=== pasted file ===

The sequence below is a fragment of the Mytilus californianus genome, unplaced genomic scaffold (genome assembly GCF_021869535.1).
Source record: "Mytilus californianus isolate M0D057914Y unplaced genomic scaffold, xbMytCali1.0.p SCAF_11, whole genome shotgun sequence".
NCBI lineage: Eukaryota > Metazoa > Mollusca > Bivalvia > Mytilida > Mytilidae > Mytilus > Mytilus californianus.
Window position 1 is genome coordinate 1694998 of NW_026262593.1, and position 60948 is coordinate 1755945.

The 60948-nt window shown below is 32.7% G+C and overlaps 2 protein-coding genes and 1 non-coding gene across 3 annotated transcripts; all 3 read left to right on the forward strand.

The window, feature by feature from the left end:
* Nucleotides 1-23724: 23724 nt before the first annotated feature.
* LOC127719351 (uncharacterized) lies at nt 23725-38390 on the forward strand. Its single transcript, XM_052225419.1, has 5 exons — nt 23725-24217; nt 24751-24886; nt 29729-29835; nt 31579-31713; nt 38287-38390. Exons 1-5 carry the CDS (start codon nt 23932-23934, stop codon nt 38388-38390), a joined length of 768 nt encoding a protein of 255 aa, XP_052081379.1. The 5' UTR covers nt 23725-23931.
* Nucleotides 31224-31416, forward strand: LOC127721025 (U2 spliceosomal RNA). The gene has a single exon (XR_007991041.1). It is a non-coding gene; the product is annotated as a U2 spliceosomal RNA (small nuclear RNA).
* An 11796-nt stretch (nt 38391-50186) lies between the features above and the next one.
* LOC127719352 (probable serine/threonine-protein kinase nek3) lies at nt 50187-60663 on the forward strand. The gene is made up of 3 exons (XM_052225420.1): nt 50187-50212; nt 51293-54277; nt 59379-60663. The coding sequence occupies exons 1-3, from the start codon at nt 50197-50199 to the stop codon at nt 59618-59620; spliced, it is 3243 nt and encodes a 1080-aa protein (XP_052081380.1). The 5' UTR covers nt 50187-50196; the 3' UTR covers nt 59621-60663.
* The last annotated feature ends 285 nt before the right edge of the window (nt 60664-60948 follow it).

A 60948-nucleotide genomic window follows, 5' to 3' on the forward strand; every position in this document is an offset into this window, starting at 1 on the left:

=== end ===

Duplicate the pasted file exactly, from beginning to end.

The sequence below is a fragment of the Mytilus californianus genome, unplaced genomic scaffold (genome assembly GCF_021869535.1).
Source record: "Mytilus californianus isolate M0D057914Y unplaced genomic scaffold, xbMytCali1.0.p SCAF_11, whole genome shotgun sequence".
NCBI lineage: Eukaryota > Metazoa > Mollusca > Bivalvia > Mytilida > Mytilidae > Mytilus > Mytilus californianus.
Window position 1 is genome coordinate 1694998 of NW_026262593.1, and position 60948 is coordinate 1755945.

The 60948-nt window shown below is 32.7% G+C and overlaps 2 protein-coding genes and 1 non-coding gene across 3 annotated transcripts; all 3 read left to right on the forward strand.

The window, feature by feature from the left end:
* Nucleotides 1-23724: 23724 nt before the first annotated feature.
* LOC127719351 (uncharacterized) lies at nt 23725-38390 on the forward strand. Its single transcript, XM_052225419.1, has 5 exons — nt 23725-24217; nt 24751-24886; nt 29729-29835; nt 31579-31713; nt 38287-38390. Exons 1-5 carry the CDS (start codon nt 23932-23934, stop codon nt 38388-38390), a joined length of 768 nt encoding a protein of 255 aa, XP_052081379.1. The 5' UTR covers nt 23725-23931.
* Nucleotides 31224-31416, forward strand: LOC127721025 (U2 spliceosomal RNA). The gene has a single exon (XR_007991041.1). It is a non-coding gene; the product is annotated as a U2 spliceosomal RNA (small nuclear RNA).
* An 11796-nt stretch (nt 38391-50186) lies between the features above and the next one.
* LOC127719352 (probable serine/threonine-protein kinase nek3) lies at nt 50187-60663 on the forward strand. The gene is made up of 3 exons (XM_052225420.1): nt 50187-50212; nt 51293-54277; nt 59379-60663. The coding sequence occupies exons 1-3, from the start codon at nt 50197-50199 to the stop codon at nt 59618-59620; spliced, it is 3243 nt and encodes a 1080-aa protein (XP_052081380.1). The 5' UTR covers nt 50187-50196; the 3' UTR covers nt 59621-60663.
* The last annotated feature ends 285 nt before the right edge of the window (nt 60664-60948 follow it).

A 60948-nucleotide genomic window follows, 5' to 3' on the forward strand; every position in this document is an offset into this window, starting at 1 on the left: